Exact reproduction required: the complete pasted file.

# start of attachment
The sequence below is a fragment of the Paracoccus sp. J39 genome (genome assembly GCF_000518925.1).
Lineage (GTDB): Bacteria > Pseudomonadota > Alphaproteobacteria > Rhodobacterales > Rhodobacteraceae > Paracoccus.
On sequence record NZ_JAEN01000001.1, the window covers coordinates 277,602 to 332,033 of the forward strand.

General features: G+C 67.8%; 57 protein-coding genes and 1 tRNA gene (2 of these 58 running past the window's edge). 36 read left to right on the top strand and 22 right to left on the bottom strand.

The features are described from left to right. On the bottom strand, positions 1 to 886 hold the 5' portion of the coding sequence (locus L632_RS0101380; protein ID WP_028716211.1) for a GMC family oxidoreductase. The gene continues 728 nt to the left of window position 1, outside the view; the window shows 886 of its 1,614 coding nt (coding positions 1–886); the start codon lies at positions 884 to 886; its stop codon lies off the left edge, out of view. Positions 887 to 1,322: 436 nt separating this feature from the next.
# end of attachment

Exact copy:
The sequence below is a fragment of the Paracoccus sp. J39 genome (genome assembly GCF_000518925.1).
Lineage (GTDB): Bacteria > Pseudomonadota > Alphaproteobacteria > Rhodobacterales > Rhodobacteraceae > Paracoccus.
On sequence record NZ_JAEN01000001.1, the window covers coordinates 277,602 to 332,033 of the forward strand.

General features: G+C 67.8%; 57 protein-coding genes and 1 tRNA gene (2 of these 58 running past the window's edge). 36 read left to right on the top strand and 22 right to left on the bottom strand.

The features are described from left to right. On the bottom strand, positions 1 to 886 hold the 5' portion of the coding sequence (locus L632_RS0101380; protein ID WP_028716211.1) for a GMC family oxidoreductase. The gene continues 728 nt to the left of window position 1, outside the view; the window shows 886 of its 1,614 coding nt (coding positions 1–886); the start codon lies at positions 884 to 886; its stop codon lies off the left edge, out of view. Positions 887 to 1,322: 436 nt separating this feature from the next.